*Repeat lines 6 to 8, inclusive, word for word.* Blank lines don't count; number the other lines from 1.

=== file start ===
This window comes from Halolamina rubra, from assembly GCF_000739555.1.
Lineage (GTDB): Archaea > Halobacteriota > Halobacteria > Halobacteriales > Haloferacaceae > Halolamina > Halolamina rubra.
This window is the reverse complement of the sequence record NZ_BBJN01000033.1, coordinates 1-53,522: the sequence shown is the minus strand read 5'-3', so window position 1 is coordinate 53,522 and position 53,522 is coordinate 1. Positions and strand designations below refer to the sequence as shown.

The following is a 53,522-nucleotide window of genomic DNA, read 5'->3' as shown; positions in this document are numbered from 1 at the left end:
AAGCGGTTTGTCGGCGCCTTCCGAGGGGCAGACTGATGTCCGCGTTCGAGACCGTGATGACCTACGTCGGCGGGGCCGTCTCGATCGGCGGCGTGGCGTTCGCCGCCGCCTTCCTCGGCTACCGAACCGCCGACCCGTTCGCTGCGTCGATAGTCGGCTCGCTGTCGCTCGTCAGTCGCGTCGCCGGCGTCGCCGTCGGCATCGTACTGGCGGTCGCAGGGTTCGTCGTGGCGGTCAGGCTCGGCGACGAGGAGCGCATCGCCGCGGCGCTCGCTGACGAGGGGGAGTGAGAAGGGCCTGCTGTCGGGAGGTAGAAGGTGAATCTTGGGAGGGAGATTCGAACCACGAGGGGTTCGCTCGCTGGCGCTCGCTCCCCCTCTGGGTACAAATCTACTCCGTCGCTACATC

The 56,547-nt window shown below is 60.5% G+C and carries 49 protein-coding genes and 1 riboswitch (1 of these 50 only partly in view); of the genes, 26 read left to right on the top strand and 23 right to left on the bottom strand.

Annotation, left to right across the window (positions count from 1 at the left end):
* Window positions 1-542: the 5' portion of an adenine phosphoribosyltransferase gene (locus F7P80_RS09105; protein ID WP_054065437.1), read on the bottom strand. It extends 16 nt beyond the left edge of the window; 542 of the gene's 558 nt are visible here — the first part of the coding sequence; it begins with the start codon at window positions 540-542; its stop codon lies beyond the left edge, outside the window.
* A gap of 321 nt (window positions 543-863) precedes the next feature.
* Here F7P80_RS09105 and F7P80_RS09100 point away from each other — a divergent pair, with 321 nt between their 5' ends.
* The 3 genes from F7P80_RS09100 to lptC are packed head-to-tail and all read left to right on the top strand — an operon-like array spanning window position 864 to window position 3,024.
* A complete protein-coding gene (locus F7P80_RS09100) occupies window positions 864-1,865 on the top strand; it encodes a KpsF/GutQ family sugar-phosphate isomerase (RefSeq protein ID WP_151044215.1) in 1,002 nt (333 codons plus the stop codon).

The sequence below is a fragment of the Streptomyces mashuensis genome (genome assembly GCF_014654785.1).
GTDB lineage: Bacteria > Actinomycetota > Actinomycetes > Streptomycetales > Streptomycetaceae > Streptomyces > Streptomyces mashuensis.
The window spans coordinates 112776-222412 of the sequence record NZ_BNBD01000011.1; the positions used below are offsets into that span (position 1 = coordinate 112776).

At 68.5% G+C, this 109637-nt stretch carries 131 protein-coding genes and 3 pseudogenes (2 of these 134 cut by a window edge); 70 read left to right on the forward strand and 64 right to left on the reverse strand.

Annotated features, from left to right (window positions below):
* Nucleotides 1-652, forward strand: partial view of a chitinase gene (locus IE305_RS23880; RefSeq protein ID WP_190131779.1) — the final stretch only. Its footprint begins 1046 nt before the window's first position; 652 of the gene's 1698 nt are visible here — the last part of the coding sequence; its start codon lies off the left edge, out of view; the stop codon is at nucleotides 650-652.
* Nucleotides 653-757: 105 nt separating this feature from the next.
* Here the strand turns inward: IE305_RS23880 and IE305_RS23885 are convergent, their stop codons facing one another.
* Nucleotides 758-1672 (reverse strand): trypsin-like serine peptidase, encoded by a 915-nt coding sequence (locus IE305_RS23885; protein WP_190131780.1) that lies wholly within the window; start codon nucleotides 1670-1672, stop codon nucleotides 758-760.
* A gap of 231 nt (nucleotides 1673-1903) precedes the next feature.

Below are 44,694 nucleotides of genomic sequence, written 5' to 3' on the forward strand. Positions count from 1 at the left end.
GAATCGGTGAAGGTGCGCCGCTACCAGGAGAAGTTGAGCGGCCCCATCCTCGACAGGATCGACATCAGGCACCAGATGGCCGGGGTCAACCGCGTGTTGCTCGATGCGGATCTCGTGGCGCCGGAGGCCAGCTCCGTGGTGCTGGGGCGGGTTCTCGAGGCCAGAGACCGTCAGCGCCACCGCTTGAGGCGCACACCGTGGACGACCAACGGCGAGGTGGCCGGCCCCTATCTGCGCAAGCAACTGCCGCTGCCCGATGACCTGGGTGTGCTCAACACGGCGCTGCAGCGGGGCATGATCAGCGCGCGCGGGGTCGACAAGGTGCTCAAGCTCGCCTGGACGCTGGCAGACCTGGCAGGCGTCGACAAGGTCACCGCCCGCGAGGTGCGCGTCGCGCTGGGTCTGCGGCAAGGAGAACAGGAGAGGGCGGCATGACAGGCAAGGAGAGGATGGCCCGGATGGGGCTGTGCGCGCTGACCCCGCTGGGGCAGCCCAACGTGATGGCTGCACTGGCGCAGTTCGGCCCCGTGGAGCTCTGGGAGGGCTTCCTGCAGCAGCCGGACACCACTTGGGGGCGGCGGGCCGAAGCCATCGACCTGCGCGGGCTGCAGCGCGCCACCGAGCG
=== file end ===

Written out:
The 56,547-nt window shown below is 60.5% G+C and carries 49 protein-coding genes and 1 riboswitch (1 of these 50 only partly in view); of the genes, 26 read left to right on the top strand and 23 right to left on the bottom strand.

Annotation, left to right across the window (positions count from 1 at the left end):
* Window positions 1-542: the 5' portion of an adenine phosphoribosyltransferase gene (locus F7P80_RS09105; protein ID WP_054065437.1), read on the bottom strand. It extends 16 nt beyond the left edge of the window; 542 of the gene's 558 nt are visible here — the first part of the coding sequence; it begins with the start codon at window positions 540-542; its stop codon lies beyond the left edge, outside the window.